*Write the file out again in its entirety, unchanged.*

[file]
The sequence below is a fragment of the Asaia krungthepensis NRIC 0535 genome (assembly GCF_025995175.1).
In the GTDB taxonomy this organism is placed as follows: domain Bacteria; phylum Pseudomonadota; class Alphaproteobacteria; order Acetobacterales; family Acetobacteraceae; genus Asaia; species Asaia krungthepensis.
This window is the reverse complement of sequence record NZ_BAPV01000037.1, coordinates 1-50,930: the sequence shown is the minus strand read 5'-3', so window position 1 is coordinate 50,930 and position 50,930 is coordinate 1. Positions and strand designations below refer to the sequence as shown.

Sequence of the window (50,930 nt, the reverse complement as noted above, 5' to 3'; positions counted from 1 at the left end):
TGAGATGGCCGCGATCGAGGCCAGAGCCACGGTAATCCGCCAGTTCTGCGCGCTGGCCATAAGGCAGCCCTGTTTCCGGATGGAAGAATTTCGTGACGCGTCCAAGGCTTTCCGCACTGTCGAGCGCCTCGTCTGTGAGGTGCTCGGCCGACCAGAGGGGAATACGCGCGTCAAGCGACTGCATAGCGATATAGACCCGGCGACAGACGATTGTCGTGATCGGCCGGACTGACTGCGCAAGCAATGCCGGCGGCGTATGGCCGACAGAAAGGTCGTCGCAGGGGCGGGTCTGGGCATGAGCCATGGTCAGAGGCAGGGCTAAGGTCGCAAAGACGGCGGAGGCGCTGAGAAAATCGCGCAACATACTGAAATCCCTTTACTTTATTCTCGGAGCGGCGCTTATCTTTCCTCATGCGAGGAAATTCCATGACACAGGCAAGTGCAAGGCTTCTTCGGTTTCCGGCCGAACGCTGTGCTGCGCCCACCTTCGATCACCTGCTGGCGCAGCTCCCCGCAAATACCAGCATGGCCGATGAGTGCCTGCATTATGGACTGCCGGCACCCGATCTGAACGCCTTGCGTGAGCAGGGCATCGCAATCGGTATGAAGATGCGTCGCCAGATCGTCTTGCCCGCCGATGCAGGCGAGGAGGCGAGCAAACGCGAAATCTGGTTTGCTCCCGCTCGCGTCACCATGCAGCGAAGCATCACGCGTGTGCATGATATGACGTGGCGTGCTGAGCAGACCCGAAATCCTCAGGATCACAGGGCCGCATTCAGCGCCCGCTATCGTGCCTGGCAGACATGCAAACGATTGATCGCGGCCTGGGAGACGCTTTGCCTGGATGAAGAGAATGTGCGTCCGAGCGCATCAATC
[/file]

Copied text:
The sequence below is a fragment of the Asaia krungthepensis NRIC 0535 genome (assembly GCF_025995175.1).
In the GTDB taxonomy this organism is placed as follows: domain Bacteria; phylum Pseudomonadota; class Alphaproteobacteria; order Acetobacterales; family Acetobacteraceae; genus Asaia; species Asaia krungthepensis.
This window is the reverse complement of sequence record NZ_BAPV01000037.1, coordinates 1-50,930: the sequence shown is the minus strand read 5'-3', so window position 1 is coordinate 50,930 and position 50,930 is coordinate 1. Positions and strand designations below refer to the sequence as shown.

Sequence of the window (50,930 nt, the reverse complement as noted above, 5' to 3'; positions counted from 1 at the left end):
TGAGATGGCCGCGATCGAGGCCAGAGCCACGGTAATCCGCCAGTTCTGCGCGCTGGCCATAAGGCAGCCCTGTTTCCGGATGGAAGAATTTCGTGACGCGTCCAAGGCTTTCCGCACTGTCGAGCGCCTCGTCTGTGAGGTGCTCGGCCGACCAGAGGGGAATACGCGCGTCAAGCGACTGCATAGCGATATAGACCCGGCGACAGACGATTGTCGTGATCGGCCGGACTGACTGCGCAAGCAATGCCGGCGGCGTATGGCCGACAGAAAGGTCGTCGCAGGGGCGGGTCTGGGCATGAGCCATGGTCAGAGGCAGGGCTAAGGTCGCAAAGACGGCGGAGGCGCTGAGAAAATCGCGCAACATACTGAAATCCCTTTACTTTATTCTCGGAGCGGCGCTTATCTTTCCTCATGCGAGGAAATTCCATGACACAGGCAAGTGCAAGGCTTCTTCGGTTTCCGGCCGAACGCTGTGCTGCGCCCACCTTCGATCACCTGCTGGCGCAGCTCCCCGCAAATACCAGCATGGCCGATGAGTGCCTGCATTATGGACTGCCGGCACCCGATCTGAACGCCTTGCGTGAGCAGGGCATCGCAATCGGTATGAAGATGCGTCGCCAGATCGTCTTGCCCGCCGATGCAGGCGAGGAGGCGAGCAAACGCGAAATCTGGTTTGCTCCCGCTCGCGTCACCATGCAGCGAAGCATCACGCGTGTGCATGATATGACGTGGCGTGCTGAGCAGACCCGAAATCCTCAGGATCACAGGGCCGCATTCAGCGCCCGCTATCGTGCCTGGCAGACATGCAAACGATTGATCGCGGCCTGGGAGACGCTTTGCCTGGATGAAGAGAATGTGCGTCCGAGCGCATCAATC